Hybrid Governance of Transboundary Forest Commons in the Rohingya Crisis

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"There has been a shift in both Myanmar and Bangladesh in the governance of forest commons away from top down, state led management, towards a more community oriented approach incorporating local knowledge. However, in both Bangladesh and Myanmar, the Rohin gya have been actively excluded from hybrid governance regimes, undermining their agency in managing the resources upon which they depend. The Rohingya are subjected to two different regime types of hybrid governance. In Myanmar, the Burma Citizenship Law of 1982 excludes the Rohingya from, among other things, the 2017 New Community Forest Instructions, which transfer the rights to forest land to local communities and give communities rights to commercially sell timber and non timber forest products. Across the border in Bangladesh’s Teknaf district, Social Forestry (SF) programmes have been set up to improve rural livelihoods and alleviate poverty among forest dependent people by managing afforestation to mitigate the rampant rate of deforestation. Seventee n stakeholder groups were identified in relation to their governance in a study by Islam and Sato (in Tani and Rahman, 2018). None of them, however, include the Rohingya or their representatives. Due to the acute need for building makeshift shelters and us ing biomass for fire, more than half of the 15 year old SF programme forest has been cleared by the Rohingya. This case highlights that the exclusion of the Rohingya from hybrid governance regimes predisposes SF programmes to a failure by premature and uns ustainable use of the forest commons. While being mindful of the critique t hat indigenous users of forest resources are just as capable of their over utilisation, the exclusion of forest users from key decision making renders SF programmes incapable of sup porting local rural livelihoods. Without the Rohingya, prospects for sustainable forest governance in both Myanmar and Bangladesh cannot be realised. The Rohingya’s social traditions of forestry resource organisation needs to be negotiated with the wider g overnment community regimes of governance. Due to the difference of topography between the flat Rakhine state and the hilly Teknaf district, the Rohingya’s indigenous knowledge of forest use is inadequate, as demonstrated by the practice of pulling out tre e roots, which in hilly areas increases the chance of landslides during monsoons. The inclusion of Rohingya would therefore have the much needed effect of exchanging localised knowledge to address unsustainable practices like roots pulling. In this way, re presentatives from the Rohingya and Teknaf communities could cooperate to produce collective ecological knowledge of sustainable and efficient use of the forest commons, suited to Teknaf’s topography. The case of the Rohingya highlights the importance of i nclusive and participatory hybrid governance regimes, which are needed to ensure that transboundary forest commons traversing the Myanmar Bangladesh border are governed sustainably and equitably."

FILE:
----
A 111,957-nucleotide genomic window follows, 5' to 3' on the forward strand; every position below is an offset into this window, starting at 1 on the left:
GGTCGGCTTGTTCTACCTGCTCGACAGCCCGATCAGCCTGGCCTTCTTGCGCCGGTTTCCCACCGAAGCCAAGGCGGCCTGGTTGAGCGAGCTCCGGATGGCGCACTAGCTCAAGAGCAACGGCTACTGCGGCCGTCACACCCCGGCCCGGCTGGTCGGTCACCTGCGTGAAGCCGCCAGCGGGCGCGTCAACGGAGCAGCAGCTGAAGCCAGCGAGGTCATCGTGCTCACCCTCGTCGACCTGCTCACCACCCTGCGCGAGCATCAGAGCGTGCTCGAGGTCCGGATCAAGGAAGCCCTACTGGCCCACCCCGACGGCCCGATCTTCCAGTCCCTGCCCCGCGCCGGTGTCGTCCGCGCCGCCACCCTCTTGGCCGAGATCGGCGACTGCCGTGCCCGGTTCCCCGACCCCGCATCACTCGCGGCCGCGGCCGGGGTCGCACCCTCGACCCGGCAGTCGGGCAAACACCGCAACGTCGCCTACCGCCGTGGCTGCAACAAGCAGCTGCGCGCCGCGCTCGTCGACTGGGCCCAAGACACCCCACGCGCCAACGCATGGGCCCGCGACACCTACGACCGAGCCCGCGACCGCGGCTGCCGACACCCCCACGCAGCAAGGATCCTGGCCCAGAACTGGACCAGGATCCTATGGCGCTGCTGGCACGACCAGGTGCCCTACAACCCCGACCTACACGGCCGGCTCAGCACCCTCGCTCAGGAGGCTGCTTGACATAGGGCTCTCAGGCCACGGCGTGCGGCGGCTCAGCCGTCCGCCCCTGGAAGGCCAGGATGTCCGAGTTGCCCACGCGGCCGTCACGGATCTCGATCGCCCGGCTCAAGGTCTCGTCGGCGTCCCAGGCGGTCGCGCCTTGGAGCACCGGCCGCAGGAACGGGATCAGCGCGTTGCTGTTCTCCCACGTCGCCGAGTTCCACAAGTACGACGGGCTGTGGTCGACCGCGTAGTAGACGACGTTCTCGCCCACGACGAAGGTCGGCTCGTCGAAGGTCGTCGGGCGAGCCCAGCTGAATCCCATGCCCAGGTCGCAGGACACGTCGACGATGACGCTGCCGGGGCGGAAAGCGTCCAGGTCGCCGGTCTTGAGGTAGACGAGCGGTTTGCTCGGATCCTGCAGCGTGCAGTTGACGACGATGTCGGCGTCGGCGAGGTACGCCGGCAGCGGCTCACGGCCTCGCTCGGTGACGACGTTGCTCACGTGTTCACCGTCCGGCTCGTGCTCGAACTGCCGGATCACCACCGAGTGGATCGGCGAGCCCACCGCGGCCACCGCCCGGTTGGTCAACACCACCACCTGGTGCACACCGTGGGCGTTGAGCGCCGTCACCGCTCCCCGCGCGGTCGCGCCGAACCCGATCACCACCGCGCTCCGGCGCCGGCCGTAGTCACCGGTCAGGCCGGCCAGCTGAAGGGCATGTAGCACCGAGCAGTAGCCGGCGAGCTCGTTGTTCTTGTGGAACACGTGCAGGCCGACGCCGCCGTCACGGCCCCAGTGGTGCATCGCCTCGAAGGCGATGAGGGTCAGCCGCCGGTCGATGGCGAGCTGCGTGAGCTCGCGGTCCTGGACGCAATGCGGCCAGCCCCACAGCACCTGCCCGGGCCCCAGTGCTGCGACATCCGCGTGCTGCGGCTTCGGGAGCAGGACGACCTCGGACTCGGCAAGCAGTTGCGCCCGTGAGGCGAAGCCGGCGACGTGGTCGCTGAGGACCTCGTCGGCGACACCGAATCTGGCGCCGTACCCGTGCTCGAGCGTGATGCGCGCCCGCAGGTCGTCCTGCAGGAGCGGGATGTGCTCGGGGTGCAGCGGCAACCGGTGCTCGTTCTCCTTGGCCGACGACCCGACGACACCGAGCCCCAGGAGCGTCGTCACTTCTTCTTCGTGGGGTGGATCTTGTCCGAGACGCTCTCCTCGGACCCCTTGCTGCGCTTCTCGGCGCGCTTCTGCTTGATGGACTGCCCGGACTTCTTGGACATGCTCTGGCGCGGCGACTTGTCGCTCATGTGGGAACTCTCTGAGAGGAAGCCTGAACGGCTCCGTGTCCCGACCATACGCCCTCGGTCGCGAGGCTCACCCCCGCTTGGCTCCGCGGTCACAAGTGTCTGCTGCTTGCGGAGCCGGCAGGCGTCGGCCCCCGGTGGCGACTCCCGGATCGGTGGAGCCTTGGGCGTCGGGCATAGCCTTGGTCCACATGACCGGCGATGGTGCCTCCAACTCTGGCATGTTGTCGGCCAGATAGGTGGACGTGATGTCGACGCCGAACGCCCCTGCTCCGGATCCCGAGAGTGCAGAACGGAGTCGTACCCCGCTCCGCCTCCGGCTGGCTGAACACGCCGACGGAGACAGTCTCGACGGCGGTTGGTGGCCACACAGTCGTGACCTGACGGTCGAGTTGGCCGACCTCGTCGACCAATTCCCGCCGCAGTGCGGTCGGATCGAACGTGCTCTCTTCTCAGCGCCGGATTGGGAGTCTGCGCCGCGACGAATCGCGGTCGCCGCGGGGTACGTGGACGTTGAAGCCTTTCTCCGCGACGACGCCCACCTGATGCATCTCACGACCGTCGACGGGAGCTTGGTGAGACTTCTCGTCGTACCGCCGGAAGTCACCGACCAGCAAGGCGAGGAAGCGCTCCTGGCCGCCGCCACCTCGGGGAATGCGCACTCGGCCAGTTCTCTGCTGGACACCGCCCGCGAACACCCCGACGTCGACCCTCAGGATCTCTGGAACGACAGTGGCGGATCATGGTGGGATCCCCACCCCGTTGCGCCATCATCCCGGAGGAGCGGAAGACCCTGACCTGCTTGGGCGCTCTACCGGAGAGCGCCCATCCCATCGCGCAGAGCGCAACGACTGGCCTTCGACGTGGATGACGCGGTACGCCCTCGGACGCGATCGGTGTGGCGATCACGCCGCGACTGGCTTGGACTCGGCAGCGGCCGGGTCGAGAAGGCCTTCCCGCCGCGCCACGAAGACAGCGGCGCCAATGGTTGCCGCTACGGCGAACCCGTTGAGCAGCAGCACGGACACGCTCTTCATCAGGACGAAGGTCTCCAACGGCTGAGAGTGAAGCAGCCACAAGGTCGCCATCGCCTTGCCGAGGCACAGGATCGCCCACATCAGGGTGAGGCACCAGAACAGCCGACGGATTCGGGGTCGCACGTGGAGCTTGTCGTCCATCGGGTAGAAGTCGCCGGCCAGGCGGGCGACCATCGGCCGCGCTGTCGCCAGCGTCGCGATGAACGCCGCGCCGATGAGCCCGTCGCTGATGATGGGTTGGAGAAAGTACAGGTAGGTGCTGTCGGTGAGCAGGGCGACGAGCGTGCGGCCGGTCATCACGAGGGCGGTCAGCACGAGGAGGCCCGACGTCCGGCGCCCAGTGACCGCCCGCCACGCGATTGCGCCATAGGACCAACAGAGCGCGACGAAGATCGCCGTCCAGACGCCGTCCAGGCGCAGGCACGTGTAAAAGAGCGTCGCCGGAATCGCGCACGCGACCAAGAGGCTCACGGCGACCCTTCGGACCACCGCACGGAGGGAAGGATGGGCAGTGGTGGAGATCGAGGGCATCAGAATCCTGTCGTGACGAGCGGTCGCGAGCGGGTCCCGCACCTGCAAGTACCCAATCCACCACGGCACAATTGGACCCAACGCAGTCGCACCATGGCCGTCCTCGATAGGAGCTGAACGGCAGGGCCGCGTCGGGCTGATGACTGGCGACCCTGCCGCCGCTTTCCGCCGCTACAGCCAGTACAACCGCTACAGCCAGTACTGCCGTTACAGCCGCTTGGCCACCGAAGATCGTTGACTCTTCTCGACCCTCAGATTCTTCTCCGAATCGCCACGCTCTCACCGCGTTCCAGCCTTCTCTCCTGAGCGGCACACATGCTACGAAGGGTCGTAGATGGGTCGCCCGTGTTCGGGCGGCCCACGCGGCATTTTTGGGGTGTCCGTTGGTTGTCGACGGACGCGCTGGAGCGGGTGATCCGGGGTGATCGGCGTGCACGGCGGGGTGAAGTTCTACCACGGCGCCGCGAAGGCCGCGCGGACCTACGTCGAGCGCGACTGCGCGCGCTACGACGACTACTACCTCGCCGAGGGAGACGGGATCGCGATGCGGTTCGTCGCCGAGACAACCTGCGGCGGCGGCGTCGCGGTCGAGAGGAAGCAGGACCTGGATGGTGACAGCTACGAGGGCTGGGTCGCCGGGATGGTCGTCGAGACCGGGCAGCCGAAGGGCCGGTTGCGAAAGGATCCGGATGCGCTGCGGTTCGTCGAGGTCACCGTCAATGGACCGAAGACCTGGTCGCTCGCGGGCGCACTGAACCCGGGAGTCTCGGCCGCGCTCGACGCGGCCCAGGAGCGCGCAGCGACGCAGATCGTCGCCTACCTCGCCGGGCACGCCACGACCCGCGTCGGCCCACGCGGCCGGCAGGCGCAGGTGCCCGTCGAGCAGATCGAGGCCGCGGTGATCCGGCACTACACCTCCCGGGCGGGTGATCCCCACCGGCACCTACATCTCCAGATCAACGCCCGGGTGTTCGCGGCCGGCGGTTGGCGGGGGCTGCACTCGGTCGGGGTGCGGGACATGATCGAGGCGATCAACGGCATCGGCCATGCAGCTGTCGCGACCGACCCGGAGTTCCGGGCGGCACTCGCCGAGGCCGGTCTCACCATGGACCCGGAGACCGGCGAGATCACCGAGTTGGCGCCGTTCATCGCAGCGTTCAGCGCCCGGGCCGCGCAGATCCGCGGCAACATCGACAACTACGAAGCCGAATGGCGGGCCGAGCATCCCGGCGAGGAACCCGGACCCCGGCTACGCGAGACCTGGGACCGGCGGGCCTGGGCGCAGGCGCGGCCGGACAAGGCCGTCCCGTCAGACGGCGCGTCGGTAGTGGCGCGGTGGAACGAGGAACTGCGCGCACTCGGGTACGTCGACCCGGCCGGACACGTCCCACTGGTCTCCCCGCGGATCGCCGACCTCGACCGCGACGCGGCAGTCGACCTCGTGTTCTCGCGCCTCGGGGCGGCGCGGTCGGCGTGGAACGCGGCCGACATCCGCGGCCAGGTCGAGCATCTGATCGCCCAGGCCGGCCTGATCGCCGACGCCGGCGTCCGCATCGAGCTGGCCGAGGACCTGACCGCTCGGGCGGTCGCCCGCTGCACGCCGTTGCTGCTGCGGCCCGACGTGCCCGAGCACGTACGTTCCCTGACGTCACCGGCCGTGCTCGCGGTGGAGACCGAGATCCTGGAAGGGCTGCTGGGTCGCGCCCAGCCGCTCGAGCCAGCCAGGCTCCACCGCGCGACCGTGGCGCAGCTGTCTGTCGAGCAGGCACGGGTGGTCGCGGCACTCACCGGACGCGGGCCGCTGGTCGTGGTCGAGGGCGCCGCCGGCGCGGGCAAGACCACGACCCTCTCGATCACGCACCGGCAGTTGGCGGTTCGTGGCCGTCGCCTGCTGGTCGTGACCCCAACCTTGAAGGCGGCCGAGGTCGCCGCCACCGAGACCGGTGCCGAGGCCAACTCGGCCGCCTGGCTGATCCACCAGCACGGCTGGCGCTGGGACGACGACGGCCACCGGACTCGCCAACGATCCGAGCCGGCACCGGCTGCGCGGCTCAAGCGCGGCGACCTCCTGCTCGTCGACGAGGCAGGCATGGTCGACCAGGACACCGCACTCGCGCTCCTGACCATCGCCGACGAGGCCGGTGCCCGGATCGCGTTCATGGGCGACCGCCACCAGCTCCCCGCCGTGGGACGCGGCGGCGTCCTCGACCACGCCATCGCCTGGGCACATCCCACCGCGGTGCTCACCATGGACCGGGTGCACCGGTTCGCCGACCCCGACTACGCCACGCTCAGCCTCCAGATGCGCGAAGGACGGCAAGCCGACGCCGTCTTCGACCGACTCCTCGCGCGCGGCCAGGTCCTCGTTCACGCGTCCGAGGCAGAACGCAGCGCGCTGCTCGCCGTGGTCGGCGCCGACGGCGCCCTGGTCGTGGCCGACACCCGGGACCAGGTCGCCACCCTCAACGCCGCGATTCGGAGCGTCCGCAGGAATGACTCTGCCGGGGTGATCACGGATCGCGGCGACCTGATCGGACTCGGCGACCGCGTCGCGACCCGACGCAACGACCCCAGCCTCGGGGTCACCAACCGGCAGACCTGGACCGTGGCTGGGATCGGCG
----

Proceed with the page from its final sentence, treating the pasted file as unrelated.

commons, forests, governance